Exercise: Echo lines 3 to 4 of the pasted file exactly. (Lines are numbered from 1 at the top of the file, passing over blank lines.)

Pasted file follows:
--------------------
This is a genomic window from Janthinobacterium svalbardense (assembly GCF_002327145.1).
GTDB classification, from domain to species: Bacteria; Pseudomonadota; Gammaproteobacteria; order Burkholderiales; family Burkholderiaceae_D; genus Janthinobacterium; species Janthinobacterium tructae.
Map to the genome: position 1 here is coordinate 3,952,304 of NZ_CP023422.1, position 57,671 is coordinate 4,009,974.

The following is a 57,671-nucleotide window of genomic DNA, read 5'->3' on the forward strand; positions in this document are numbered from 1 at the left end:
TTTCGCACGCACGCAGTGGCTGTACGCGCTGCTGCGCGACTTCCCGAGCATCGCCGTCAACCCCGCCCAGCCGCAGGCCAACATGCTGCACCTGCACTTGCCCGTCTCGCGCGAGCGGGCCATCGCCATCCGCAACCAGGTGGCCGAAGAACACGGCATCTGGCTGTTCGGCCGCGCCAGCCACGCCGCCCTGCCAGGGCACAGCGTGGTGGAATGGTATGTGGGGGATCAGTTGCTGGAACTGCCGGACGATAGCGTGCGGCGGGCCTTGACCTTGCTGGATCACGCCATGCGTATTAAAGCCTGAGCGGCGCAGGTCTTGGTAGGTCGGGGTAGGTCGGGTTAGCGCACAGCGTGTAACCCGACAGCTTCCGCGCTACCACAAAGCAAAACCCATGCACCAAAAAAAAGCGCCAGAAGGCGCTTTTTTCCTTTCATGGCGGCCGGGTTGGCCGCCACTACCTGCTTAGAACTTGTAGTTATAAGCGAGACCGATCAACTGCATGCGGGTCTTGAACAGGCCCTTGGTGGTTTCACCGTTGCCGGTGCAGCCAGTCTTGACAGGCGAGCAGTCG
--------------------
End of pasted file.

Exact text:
Map to the genome: position 1 here is coordinate 3,952,304 of NZ_CP023422.1, position 57,671 is coordinate 4,009,974.

The following is a 57,671-nucleotide window of genomic DNA, read 5'->3' on the forward strand; positions in this document are numbered from 1 at the left end: